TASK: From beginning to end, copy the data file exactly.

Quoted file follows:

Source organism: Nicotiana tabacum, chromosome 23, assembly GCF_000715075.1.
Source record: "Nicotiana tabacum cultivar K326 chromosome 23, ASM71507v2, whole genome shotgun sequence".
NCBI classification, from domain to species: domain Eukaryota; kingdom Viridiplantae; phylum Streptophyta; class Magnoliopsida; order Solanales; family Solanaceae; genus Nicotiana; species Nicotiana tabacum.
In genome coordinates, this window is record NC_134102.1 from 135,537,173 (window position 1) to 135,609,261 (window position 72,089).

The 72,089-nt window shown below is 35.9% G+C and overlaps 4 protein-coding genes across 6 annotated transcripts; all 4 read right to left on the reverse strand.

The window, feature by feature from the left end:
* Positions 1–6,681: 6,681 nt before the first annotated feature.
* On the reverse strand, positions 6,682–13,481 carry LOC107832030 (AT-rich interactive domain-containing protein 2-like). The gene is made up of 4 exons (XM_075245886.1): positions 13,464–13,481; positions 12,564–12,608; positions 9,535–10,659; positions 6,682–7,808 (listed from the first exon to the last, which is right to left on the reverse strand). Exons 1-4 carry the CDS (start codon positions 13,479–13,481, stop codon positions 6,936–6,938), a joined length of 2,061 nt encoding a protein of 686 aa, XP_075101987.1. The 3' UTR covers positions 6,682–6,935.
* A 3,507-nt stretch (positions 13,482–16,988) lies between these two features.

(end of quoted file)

Source organism: Nicotiana tabacum, chromosome 23, assembly GCF_000715075.1.
Source record: "Nicotiana tabacum cultivar K326 chromosome 23, ASM71507v2, whole genome shotgun sequence".
NCBI classification, from domain to species: domain Eukaryota; kingdom Viridiplantae; phylum Streptophyta; class Magnoliopsida; order Solanales; family Solanaceae; genus Nicotiana; species Nicotiana tabacum.
In genome coordinates, this window is record NC_134102.1 from 135,537,173 (window position 1) to 135,609,261 (window position 72,089).

The 72,089-nt window shown below is 35.9% G+C and overlaps 4 protein-coding genes across 6 annotated transcripts; all 4 read right to left on the reverse strand.

The window, feature by feature from the left end:
* Positions 1–6,681: 6,681 nt before the first annotated feature.
* On the reverse strand, positions 6,682–13,481 carry LOC107832030 (AT-rich interactive domain-containing protein 2-like). The gene is made up of 4 exons (XM_075245886.1): positions 13,464–13,481; positions 12,564–12,608; positions 9,535–10,659; positions 6,682–7,808 (listed from the first exon to the last, which is right to left on the reverse strand). Exons 1-4 carry the CDS (start codon positions 13,479–13,481, stop codon positions 6,936–6,938), a joined length of 2,061 nt encoding a protein of 686 aa, XP_075101987.1. The 3' UTR covers positions 6,682–6,935.
* A 3,507-nt stretch (positions 13,482–16,988) lies between these two features.